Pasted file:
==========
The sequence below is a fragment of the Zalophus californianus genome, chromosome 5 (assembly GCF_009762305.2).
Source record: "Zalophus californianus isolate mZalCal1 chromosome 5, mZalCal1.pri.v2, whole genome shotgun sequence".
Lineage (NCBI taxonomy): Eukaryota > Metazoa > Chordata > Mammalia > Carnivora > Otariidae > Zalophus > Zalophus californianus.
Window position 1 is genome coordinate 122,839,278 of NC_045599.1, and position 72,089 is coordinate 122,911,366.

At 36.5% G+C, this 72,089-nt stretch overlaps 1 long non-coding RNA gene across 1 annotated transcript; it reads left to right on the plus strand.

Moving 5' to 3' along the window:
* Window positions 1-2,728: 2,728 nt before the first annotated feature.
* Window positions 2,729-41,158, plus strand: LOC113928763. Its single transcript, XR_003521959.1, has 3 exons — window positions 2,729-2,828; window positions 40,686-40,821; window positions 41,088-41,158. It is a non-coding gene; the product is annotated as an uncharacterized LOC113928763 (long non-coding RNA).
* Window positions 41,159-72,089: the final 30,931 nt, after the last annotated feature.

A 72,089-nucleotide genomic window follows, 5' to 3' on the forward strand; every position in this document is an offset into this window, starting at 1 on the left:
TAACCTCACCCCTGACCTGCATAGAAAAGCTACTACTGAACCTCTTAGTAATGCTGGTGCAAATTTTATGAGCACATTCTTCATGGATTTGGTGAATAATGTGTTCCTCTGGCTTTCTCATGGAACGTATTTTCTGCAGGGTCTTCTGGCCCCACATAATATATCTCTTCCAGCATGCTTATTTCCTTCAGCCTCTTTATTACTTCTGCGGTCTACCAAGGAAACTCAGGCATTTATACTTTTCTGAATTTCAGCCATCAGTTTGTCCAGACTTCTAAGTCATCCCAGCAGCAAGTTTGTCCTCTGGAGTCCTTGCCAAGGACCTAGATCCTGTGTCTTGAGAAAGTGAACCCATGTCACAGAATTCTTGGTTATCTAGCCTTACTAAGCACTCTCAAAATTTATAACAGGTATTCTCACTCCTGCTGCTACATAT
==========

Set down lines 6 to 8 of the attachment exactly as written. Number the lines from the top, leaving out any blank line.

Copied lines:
Moving 5' to 3' along the window:
* Window positions 1-2,728: 2,728 nt before the first annotated feature.
* Window positions 2,729-41,158, plus strand: LOC113928763. Its single transcript, XR_003521959.1, has 3 exons — window positions 2,729-2,828; window positions 40,686-40,821; window positions 41,088-41,158. It is a non-coding gene; the product is annotated as an uncharacterized LOC113928763 (long non-coding RNA).